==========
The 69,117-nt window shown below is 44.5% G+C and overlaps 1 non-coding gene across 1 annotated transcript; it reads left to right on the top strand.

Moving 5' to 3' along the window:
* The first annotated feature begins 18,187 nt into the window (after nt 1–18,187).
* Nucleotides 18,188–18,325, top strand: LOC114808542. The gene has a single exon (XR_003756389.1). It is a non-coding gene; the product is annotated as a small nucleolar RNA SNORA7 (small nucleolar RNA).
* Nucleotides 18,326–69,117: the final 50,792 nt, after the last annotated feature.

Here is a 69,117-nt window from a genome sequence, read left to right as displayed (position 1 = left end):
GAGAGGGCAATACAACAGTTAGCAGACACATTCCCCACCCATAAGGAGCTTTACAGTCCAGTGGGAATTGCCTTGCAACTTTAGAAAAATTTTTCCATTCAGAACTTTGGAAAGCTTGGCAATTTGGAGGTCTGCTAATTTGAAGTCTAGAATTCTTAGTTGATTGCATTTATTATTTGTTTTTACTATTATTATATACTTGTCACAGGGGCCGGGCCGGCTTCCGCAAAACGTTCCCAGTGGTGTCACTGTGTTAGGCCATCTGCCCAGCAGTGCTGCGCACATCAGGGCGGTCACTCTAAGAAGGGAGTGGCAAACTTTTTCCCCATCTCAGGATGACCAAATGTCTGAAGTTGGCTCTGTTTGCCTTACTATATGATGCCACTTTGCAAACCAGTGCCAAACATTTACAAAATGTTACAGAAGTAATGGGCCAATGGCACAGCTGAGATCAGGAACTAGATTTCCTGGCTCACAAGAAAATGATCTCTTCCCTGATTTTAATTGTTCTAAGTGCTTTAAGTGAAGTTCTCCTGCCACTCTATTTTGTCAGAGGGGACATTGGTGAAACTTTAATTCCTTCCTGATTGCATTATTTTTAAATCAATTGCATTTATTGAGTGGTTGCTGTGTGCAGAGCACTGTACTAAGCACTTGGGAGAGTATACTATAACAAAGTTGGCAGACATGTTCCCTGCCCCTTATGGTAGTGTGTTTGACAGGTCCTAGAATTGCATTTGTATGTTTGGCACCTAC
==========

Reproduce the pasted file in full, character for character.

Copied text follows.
The 69,117-nt window shown below is 44.5% G+C and overlaps 1 non-coding gene across 1 annotated transcript; it reads left to right on the top strand.

Moving 5' to 3' along the window:
* The first annotated feature begins 18,187 nt into the window (after nt 1–18,187).
* Nucleotides 18,188–18,325, top strand: LOC114808542. The gene has a single exon (XR_003756389.1). It is a non-coding gene; the product is annotated as a small nucleolar RNA SNORA7 (small nucleolar RNA).
* Nucleotides 18,326–69,117: the final 50,792 nt, after the last annotated feature.

Here is a 69,117-nt window from a genome sequence, read left to right as displayed (position 1 = left end):
GAGAGGGCAATACAACAGTTAGCAGACACATTCCCCACCCATAAGGAGCTTTACAGTCCAGTGGGAATTGCCTTGCAACTTTAGAAAAATTTTTCCATTCAGAACTTTGGAAAGCTTGGCAATTTGGAGGTCTGCTAATTTGAAGTCTAGAATTCTTAGTTGATTGCATTTATTATTTGTTTTTACTATTATTATATACTTGTCACAGGGGCCGGGCCGGCTTCCGCAAAACGTTCCCAGTGGTGTCACTGTGTTAGGCCATCTGCCCAGCAGTGCTGCGCACATCAGGGCGGTCACTCTAAGAAGGGAGTGGCAAACTTTTTCCCCATCTCAGGATGACCAAATGTCTGAAGTTGGCTCTGTTTGCCTTACTATATGATGCCACTTTGCAAACCAGTGCCAAACATTTACAAAATGTTACAGAAGTAATGGGCCAATGGCACAGCTGAGATCAGGAACTAGATTTCCTGGCTCACAAGAAAATGATCTCTTCCCTGATTTTAATTGTTCTAAGTGCTTTAAGTGAAGTTCTCCTGCCACTCTATTTTGTCAGAGGGGACATTGGTGAAACTTTAATTCCTTCCTGATTGCATTATTTTTAAATCAATTGCATTTATTGAGTGGTTGCTGTGTGCAGAGCACTGTACTAAGCACTTGGGAGAGTATACTATAACAAAGTTGGCAGACATGTTCCCTGCCCCTTATGGTAGTGTGTTTGACAGGTCCTAGAATTGCATTTGTATGTTTGGCACCTAC